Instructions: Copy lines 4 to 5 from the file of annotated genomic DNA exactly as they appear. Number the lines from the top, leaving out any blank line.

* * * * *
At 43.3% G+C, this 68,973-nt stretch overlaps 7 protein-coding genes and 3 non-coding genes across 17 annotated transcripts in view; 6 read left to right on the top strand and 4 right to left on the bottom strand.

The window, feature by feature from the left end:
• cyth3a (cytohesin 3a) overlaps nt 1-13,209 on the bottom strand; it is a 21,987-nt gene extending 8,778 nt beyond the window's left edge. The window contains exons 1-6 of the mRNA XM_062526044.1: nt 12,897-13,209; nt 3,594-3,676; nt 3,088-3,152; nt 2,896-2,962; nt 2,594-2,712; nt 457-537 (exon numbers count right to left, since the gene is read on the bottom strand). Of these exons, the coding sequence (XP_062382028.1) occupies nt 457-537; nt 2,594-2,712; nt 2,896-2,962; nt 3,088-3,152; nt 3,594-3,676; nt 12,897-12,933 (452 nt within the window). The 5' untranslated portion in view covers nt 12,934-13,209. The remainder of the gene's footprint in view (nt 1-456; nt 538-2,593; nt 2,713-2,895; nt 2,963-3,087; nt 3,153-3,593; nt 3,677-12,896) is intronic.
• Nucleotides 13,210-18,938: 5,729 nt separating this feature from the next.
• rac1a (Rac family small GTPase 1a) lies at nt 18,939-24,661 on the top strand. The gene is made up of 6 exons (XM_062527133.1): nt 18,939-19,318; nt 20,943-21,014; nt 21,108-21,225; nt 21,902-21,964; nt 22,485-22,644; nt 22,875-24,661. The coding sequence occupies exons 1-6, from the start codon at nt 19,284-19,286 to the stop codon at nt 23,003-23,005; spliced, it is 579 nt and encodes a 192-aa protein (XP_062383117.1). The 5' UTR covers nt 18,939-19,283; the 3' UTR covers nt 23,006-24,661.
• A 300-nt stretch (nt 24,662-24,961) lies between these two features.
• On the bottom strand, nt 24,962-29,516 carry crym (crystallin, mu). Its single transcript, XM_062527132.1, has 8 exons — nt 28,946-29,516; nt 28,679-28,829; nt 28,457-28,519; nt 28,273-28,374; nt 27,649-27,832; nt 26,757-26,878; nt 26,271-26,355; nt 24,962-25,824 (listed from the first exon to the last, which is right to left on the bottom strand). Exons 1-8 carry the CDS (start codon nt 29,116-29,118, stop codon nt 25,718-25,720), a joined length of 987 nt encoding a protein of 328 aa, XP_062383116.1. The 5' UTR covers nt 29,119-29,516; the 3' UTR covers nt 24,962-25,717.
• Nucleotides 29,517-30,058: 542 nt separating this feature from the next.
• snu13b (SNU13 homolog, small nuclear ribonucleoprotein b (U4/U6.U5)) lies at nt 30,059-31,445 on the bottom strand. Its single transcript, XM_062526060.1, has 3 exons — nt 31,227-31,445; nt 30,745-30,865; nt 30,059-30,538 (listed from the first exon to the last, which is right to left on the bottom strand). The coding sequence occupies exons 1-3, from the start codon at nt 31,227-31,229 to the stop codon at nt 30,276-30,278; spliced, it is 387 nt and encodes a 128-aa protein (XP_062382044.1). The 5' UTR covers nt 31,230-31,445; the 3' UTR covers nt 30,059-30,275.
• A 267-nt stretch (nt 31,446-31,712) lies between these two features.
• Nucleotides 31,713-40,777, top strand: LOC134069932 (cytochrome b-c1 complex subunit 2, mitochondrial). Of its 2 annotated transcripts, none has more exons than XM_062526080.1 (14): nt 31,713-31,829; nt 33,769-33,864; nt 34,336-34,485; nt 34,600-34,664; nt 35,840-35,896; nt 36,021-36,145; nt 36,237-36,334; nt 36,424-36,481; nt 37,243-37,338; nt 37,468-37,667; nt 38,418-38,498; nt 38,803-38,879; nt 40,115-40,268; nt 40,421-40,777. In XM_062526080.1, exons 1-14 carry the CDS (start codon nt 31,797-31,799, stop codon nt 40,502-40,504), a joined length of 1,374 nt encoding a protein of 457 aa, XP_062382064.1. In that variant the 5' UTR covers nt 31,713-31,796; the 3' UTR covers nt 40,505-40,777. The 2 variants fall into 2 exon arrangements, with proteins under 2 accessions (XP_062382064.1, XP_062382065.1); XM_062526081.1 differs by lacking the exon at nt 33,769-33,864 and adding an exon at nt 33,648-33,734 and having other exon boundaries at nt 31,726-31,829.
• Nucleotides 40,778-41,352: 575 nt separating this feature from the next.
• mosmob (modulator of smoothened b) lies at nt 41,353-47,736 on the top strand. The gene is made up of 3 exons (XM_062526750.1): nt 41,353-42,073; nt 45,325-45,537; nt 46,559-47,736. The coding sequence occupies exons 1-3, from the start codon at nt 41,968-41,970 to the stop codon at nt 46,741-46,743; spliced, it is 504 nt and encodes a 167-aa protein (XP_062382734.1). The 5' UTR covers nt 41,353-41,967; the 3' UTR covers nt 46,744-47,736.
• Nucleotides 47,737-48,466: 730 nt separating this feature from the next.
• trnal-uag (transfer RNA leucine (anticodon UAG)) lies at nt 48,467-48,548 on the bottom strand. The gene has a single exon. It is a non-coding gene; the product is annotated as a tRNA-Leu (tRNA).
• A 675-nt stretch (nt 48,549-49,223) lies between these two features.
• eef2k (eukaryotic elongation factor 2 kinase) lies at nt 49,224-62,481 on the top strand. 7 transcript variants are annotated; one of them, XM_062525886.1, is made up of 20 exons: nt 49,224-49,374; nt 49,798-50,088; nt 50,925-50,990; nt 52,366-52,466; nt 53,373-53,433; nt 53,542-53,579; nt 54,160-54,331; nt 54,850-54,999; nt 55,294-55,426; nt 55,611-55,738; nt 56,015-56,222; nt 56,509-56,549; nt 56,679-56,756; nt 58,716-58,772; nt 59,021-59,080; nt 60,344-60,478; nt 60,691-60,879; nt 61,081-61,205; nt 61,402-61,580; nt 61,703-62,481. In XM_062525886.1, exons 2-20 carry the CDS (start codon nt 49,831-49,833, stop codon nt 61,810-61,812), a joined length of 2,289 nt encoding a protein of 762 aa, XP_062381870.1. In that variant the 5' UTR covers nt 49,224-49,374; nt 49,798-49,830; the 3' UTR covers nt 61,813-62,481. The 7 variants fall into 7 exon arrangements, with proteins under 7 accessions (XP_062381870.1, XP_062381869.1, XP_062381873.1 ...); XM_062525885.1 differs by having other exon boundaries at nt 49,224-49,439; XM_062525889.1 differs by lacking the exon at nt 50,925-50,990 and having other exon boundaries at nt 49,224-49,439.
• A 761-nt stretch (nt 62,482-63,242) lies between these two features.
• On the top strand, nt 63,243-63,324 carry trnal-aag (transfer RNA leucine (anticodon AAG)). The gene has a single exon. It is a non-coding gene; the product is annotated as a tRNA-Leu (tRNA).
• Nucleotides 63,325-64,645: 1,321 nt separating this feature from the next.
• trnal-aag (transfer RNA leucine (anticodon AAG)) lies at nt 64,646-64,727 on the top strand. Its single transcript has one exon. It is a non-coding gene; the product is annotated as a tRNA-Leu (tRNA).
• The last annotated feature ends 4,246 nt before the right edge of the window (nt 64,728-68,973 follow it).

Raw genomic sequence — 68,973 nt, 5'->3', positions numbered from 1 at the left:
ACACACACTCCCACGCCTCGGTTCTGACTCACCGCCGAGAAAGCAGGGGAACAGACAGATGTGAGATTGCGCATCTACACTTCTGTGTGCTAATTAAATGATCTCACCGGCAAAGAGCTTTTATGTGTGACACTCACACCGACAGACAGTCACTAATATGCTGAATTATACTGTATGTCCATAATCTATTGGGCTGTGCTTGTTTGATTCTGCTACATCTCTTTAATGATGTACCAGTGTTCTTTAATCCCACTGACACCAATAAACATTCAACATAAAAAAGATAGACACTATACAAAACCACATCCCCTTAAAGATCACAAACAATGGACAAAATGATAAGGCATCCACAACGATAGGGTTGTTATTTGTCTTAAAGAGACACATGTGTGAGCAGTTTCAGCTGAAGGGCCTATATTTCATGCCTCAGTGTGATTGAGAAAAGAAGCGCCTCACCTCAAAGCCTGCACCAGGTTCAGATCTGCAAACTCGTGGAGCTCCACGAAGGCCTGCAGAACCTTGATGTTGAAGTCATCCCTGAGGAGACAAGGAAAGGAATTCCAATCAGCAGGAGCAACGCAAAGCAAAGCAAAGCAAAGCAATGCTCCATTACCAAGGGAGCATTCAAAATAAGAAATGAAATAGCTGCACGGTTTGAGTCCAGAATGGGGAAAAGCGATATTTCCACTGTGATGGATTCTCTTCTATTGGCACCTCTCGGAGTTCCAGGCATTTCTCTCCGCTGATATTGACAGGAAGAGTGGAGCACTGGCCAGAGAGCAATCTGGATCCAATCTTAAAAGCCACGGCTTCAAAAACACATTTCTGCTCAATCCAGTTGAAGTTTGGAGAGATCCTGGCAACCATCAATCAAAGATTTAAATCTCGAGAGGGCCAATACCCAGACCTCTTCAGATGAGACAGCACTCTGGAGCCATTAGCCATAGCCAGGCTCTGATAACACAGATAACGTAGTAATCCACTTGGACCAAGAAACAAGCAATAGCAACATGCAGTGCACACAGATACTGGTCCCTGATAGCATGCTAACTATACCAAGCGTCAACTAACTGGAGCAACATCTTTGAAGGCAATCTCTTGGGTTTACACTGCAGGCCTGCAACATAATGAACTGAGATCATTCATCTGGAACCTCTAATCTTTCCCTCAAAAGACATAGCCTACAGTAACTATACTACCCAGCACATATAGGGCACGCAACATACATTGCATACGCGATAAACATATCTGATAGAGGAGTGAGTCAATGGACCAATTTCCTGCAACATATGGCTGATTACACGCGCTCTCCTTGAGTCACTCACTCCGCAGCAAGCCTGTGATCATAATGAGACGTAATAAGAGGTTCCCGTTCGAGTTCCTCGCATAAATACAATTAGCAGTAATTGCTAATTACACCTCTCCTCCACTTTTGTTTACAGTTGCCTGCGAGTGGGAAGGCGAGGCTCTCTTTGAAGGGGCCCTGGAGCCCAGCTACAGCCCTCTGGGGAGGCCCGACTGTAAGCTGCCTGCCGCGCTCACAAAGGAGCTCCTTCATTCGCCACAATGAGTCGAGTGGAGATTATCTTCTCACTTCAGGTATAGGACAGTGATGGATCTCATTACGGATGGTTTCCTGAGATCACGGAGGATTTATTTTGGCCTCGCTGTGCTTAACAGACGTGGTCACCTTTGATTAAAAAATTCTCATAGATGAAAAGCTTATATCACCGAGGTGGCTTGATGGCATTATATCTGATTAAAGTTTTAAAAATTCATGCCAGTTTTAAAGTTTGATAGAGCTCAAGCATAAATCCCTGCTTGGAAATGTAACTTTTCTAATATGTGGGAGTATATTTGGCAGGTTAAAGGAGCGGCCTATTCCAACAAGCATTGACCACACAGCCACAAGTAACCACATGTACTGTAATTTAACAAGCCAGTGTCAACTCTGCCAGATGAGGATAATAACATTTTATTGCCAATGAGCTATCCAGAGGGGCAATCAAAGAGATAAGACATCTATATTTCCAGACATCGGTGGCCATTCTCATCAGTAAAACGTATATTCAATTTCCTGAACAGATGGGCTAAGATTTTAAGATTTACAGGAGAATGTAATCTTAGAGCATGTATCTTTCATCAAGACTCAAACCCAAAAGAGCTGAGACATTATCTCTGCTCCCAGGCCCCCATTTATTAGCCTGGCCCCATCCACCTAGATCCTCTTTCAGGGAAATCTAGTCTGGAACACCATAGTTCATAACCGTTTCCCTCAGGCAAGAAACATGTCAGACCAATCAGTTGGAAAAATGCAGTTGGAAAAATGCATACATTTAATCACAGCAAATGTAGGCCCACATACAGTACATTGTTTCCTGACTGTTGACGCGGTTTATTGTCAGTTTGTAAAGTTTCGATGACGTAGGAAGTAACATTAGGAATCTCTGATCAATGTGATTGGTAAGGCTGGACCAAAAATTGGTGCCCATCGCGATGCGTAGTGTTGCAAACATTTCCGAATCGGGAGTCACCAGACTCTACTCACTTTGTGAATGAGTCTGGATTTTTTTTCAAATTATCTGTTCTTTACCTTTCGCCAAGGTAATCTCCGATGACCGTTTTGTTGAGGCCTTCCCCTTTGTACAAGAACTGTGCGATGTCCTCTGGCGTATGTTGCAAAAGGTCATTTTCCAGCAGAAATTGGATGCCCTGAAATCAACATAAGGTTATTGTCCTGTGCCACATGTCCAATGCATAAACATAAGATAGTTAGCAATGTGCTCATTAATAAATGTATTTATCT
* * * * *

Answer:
• Nucleotides 13,210-18,938: 5,729 nt separating this feature from the next.
• rac1a (Rac family small GTPase 1a) lies at nt 18,939-24,661 on the top strand. The gene is made up of 6 exons (XM_062527133.1): nt 18,939-19,318; nt 20,943-21,014; nt 21,108-21,225; nt 21,902-21,964; nt 22,485-22,644; nt 22,875-24,661. The coding sequence occupies exons 1-6, from the start codon at nt 19,284-19,286 to the stop codon at nt 23,003-23,005; spliced, it is 579 nt and encodes a 192-aa protein (XP_062383117.1). The 5' UTR covers nt 18,939-19,283; the 3' UTR covers nt 23,006-24,661.